When you’re a seven-year-old boy being transported in a container by human traffickers, it helps to have a cell phone. According to 50-year-old Liz Clegg, the story of the child’s life-saving text message arose from volunteer work Clegg did at the Calais Jungle camp, a camp in Calais, France that houses hundreds of migrants, reports the NY Post.
It was in that camp that Clegg distributed dozens of phones to children as a way for them to communicate with someone in the event they found themselves in a rough spot. And unfortunately, that’s what happened to Ahmed, a seven-year-old Afghan boy who, along with 14 other migrants, were being illegally transported to an unknown location.
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Using the phone he had been given, Ahmed frantically texted Clegg, broken English and all. “I ned halp darivar no stap car no oksijan in the car no signal iam in the cantenar. Iam no jokan valla,” read the text. Clegg figured out that the text stated, “I need help. The driver won’t stop the car. No oxygen in the car. No signal. I’m in a container. I am not joking, I swear to God.”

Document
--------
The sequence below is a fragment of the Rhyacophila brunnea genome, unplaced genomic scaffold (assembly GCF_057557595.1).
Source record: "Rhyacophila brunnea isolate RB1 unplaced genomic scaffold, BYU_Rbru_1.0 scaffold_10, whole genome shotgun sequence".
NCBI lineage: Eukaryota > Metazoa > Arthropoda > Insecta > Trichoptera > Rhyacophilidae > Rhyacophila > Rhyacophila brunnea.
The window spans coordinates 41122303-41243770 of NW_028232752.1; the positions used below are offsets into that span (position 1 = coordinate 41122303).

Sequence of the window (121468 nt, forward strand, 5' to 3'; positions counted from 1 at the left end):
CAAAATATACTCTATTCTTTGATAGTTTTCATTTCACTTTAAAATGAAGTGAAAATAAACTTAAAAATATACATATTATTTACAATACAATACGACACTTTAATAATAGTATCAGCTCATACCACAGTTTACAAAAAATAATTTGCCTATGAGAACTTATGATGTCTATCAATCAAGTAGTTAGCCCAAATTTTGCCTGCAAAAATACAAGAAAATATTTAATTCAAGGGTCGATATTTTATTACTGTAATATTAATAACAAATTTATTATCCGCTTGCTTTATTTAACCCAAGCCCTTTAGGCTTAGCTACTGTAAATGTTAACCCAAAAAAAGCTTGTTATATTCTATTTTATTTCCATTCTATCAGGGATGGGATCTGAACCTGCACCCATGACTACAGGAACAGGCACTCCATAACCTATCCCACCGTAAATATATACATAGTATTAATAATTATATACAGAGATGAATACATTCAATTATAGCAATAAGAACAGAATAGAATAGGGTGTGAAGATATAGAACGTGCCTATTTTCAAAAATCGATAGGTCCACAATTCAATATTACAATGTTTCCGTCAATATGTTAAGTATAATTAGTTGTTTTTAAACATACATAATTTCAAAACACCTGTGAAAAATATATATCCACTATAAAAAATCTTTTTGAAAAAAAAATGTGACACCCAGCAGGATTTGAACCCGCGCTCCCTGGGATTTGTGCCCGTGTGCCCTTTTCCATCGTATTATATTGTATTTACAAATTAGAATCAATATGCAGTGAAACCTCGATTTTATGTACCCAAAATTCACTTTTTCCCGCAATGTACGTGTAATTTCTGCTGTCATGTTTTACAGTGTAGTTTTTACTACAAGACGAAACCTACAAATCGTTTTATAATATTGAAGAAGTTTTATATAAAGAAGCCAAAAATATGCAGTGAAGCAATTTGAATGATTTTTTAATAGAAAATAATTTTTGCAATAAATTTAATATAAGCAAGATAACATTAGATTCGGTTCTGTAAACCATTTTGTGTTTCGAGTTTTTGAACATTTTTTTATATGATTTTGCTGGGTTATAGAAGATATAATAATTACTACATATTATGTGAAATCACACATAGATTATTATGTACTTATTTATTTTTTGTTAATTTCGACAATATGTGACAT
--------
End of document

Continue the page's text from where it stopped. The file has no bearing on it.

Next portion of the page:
Clegg then called Tanya Freedman, a member of the London-based charity Help Refugees, and Freedman alerted the authorities. By tracing the phone’s location to a highway service station in Leicestershire, England, police intercepted the truck and found the 15 oxygen-starved migrants, including Ahmed.
“It was absolutely nerve-wracking, waiting to see if the police could find this boy in time to save his life,” said Freedman.
One man was arrested on suspicion of illegal trafficking, while several others were held on suspicion of entering England illegally. Ahmed, meanwhile, was placed under protective custody due to his age. Understandably, Freedman is still beside herself as to how all of this unfolded.
“It’s extraordinary that a seven-year-old boy knew his life was in danger and had the presence of mind to know what to do and give the right information and save himself and the others in the truck. We hope he’s getting the right kind of care.”